The government is proposing a national policy statement on indigenous biodiversity, giving power to the protection of our native forests and the indigenous species within. Wellington city councillor Tamatha Paul explains why it’s important we have a say on it.
‘He manu hou ahau, he pī ka rere. I am like a fledgling, a newborn bird just learning to fly’
This is the whakataukī of my iwi, Ngāti Awa, and even my hapū bears the name Ngāti Pūkeko – nō tō mātou tīpuna Hine-wairua-kōkako.
I’ve been reflecting a lot on the significance of our manu tāonga. When we recite our pepeha, we acknowledge our maunga, our awa, our lake, our ocean. If it weren’t for our manu moana we may not have had this, for it was those same seafaring birds whose flight patterns and flock size would have signalled to our tīpuna, as they traversed Te Moana Nui a Kiwa, that there was uninhabited land in the distance. As our tīpuna reached these shores more than a thousand years ago, they were greeted by forests bearing fruit and vegetables made abundant by birds’ dispersal of seeds across the whenua. Our tīpuna were sustained by kaimoana pointed out by seabirds such as kawau or tōrea.
In my mind’s eye, I can recall each time I first laid eyes on one of our manu taketake. I moved to Wellington from Tokoroa, a small timber town in the Waikato, void of native flora and fauna. I remember the plump kererū sitting on power lines; tūī singing in the Mount Road Cemetery next to the Vic Uni Kelburn Campus; the friendly kākā who visited me at my whare on Mt Pleasant Road; a kārearea soaring through the sky with it’s distinctive “ka-ka-ka” as it hones in on its prey, and even toutouwai and pīwakawaka flitting around behind me as I traverse the Polhill Reserve.
I hope I can share these moments with my kids one day, and with their kids, too.
I want to tell them how our tīpuna would place punga fern, silver side up, on the forest floor to be able to re-trace their steps at night. I want to tell them about how the tūī used to be able to karanga, and would sometimes sing while whaikōrero would flow on the pae. I want to tell them how the cheeky kākāriki stole its red feathers from the kākā, and how the tīeke’s refusal to fetch Māui some water would lead to its iconic orange-red saddleback marking. I’ll tell my kids of how the manu got their revenge in the end when the cheekiness of the pīwakawaka, toutouwai and tītīwaipounamu killed Māui by waking up Hine-nui-te-pō as Māui attempted to climb into her vagina to retrieve immortality for humankind.
The pūrākau and pakiwaitara are endless, and these are tales and tools passed down to us from our tīpuna to help us understand ecosystems, biological processes, the appearance of creatures and to even understand the fickle nature of humankind.
The tragic reality is that our indigenous species are rapidly declining. 80% of our native birds, 88% of our native lizards, and 100% of our native frogs are threatened with extinction.
The government is currently proposing a national policy statement (NPS) on indigenous biodiversity which gives power to the protection, restoration and nurturing of our forests and all of its indigenous biodiversity – birds, frogs, lizards, snails, moths, weta.
This is the third time an NPS attempting to protect these integral parts of Aotearoa has gone through parliament, and each time has failed. Each time it fails, and the more we allow for capitalist, money-focused politicians to dilute its strength, our manu lose. We lose. Our uri whakaheke lose. And the impacts are irreversible.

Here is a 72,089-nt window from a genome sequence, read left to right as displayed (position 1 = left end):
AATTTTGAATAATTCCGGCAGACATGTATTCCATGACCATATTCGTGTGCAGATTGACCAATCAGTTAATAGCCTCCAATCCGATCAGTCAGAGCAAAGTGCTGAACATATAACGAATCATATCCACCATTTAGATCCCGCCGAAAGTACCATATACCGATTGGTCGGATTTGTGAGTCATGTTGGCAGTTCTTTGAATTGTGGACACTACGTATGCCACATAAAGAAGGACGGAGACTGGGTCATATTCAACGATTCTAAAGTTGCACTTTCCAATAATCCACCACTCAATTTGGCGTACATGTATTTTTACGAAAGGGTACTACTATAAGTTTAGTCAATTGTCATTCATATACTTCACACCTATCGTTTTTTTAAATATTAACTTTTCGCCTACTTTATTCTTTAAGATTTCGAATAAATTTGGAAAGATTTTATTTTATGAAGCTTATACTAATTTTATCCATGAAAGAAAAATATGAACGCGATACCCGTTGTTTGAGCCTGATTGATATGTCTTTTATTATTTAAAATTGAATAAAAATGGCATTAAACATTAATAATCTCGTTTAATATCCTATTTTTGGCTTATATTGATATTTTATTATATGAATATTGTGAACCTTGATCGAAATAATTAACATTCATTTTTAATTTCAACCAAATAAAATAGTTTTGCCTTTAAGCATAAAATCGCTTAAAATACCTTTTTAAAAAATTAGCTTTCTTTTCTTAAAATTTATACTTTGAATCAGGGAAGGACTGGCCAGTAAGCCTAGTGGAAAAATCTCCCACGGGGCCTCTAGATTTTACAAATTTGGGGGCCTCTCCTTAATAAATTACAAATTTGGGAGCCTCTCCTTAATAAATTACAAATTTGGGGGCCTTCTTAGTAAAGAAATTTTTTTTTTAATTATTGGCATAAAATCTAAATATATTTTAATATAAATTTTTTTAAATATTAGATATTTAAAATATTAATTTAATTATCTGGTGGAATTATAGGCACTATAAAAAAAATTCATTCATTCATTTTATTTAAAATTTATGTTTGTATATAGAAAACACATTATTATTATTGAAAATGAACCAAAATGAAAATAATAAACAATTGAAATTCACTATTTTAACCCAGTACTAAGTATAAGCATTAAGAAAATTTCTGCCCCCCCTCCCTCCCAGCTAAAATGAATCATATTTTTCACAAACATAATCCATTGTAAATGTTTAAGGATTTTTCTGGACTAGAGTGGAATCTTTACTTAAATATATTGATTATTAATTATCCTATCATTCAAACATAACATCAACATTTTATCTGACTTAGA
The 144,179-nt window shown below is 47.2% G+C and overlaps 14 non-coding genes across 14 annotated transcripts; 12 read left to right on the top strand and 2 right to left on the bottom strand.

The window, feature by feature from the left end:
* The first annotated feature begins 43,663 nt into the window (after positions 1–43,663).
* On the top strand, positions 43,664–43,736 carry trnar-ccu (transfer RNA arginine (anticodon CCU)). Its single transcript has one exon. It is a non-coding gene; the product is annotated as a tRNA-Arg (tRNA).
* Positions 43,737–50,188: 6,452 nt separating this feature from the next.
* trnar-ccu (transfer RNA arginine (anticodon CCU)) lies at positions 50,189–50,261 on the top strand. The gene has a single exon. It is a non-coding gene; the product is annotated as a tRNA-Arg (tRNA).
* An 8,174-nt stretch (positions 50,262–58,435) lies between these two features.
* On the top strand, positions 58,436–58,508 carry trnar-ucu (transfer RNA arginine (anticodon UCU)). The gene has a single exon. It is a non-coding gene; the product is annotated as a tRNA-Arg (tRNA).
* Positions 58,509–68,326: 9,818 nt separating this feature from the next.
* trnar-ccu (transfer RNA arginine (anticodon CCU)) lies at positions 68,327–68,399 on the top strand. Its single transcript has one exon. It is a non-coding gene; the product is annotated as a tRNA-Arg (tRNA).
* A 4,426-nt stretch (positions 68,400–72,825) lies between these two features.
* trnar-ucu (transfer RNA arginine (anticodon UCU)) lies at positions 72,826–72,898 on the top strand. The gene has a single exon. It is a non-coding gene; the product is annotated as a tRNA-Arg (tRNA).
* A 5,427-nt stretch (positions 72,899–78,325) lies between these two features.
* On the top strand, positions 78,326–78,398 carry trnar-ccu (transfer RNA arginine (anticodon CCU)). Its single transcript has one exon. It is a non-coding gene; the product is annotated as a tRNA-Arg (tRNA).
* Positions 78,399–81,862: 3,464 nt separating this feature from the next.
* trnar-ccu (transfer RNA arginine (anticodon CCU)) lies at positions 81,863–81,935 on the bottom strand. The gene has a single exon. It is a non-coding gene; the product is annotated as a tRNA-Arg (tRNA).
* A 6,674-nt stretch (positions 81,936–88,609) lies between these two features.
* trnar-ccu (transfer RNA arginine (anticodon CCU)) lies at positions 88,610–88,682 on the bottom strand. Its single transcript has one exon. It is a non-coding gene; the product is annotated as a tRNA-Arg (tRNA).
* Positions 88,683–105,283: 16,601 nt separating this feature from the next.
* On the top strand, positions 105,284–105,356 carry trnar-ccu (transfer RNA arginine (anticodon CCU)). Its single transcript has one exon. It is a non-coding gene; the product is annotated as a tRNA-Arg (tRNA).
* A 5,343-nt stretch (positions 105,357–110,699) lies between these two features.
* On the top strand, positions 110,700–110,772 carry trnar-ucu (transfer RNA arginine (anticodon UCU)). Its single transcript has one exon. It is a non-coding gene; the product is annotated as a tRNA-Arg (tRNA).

We cannot bring back the moa, nor the huia.
One of the easiest, and strongest, ways you can help our manu and our ngāhere right now is to make a submission on the NPS. The most powerful thing you can give in a submission is your own precious experiences and interactions with our manu tāonga, thus emphasising the emotional and cultural value that our forests and native species contribute to our everyday lives. If we all gave it a crack, I reckon we might be able to save some of this magic for our uri whakaheke.
What I find most important and exciting about this NPS is the concept of Hūtia Te Rito, which is the indigenous biodiversity Māori customary concept equivalent to Te Mana o Te Wai, as articulated in the NPS for freshwater management.
Hūtia Te Rito is derived from the whakataukī: ‘Hūtia te rito o te harakeke, kei whea te korimako e ko? Ka rere ki uta, ka rere ki tai. Ki mai ki ahau, he aha te mea nui o te Ao? Maku e kī atu, he tāngata, he tāngata, he tāngata.’ This whakataukī says if you pluck from the centre of the harakeke (which is used often to describe a whānau or a community), where will the korimako sing? When you ask me what the most important thing in the world is? It is people, it is people, it is people. Many quote this in reference to people being the most important thing in the world – but actually, the origin of this whakataukī speaks to the need for balance between people and planet.
Another important concept to this entire framework is “Ki uta ki tai” which is a mountains to seas approach which acknowledges that disruptions to the mauri of the environment, whether at the top of a maunga, through the headwaters of an awa, in a forest, in wetlands or in the air – it acknowledges the interconnectivity of the environment, especially for our indigenous biodiversity.
The opportunity this policy statement presents isn’t a chance to achieve balance. There isn’t even a semblance of balance, currently. We have wiped out countless species without thinking of the quantifiable loss to the quality of our life and the life of our children. Here is an opportunity to make it right.
Our manu and our ngāhere are our rhyme and our reason.
Submissions on the NPS can be made here.
Subscribe to The Bulletin to get all the day’s key news stories in five minutes – delivered every weekday at 7.30am.